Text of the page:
Civic Conversations and Social Inequality
Civic conversations, as I see it, are not about the “exchange of ideas” (our thoughts are not commodities) or about winning debates (we are we selling things), but are about what we jointly discern as urgent issues. How we approach these issues of course, depends on who invites whom to the conversation. If we want to deal with social inequality, who invites whom makes all the difference in the world.
In Aristotle’s famous two books on friendship in his Nicomachean Ethics, he states that un-equals can be friends, if they figure out what reciprocity would look like for them. If parents give their children money, for example, reciprocity would not require that the children repay their parents with money, but rather with gratitude and honor. The point about reciprocity, as Laurence Becker has said, is about balanced social relations.
Much of the inequality we see around us violates this principle of balanced social relationships. So, if we went to engage in civic conversations, we need to re-balance them.
Here is where the “you” come in. I don’t mean you, but rather the second person pronoun “you.” Most of the time, we treat ourselves as an “I” or a “me” or maybe a “we.” We actually cannot treat ourselves as a “you.” Someone else must do that. We only become a “you” when someone addresses us with a question or some other invocation. The question “What do you think?” can enable another to become a “you.” A you-you relationship may be a necessary condition for real civic conversations. (Martin Buber called it an “I-Thou” relationship, and he is certainly one source of these reflections)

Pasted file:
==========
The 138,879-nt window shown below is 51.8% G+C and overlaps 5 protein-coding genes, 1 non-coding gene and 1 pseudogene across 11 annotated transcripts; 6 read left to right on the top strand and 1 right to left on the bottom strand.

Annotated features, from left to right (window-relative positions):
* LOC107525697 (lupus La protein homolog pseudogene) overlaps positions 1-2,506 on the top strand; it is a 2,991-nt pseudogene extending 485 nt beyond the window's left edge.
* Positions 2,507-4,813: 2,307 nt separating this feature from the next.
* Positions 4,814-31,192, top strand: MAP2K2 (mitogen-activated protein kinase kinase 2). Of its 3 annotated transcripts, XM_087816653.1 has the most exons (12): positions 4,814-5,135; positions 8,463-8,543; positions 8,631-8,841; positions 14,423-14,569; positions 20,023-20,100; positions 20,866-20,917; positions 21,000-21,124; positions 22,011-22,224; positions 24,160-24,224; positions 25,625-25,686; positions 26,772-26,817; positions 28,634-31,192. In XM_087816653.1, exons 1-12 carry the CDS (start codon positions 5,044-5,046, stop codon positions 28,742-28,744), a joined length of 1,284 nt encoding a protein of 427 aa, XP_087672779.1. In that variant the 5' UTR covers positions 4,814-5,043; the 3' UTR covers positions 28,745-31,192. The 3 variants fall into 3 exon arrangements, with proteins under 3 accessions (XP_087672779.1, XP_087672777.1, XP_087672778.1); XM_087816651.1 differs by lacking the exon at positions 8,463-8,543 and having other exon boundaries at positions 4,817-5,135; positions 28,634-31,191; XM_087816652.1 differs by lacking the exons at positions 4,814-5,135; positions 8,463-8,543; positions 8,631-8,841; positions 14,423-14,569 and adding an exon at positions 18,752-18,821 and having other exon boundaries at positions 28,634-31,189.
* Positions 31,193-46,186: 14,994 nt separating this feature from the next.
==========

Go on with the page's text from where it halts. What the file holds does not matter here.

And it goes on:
If “I” cannot make myself a “you,” then I am dependent on the invitation of the other. If others have been disadvantaged by social imbalances, how likely is it that they will invite those of us who have benefited from the imbalances into a civic conversation? Isn’t it the case that those of us in privileged positions need an invitation (that’s the only way we can enter into you-you relationships) but that our benefiting from social inequalities make such an invitation unlikely? So, what can we do?
Deeper than our social inequalities resides a common humanity. We are all living now, for example. We are contemporaries. We have attachments and we need provisions. We need protection. Our grandchildren inherit the same planet. We face new beginnings and we face death. What these events mean, of course, depends a lot on our social worlds, but our common humanity is more than these social worlds.
The problem is that this common humanity has been violated by slavery, wars, and imperialism. If we want it to become a foundation for engaging in dialogue with others, it needs to be repaired. It may be that we cannot effectively deal with our social inequalities until we repair the violations of our common humanity. What that repair would require is an open question—a question that might get us an invitation to engage in civic conversations.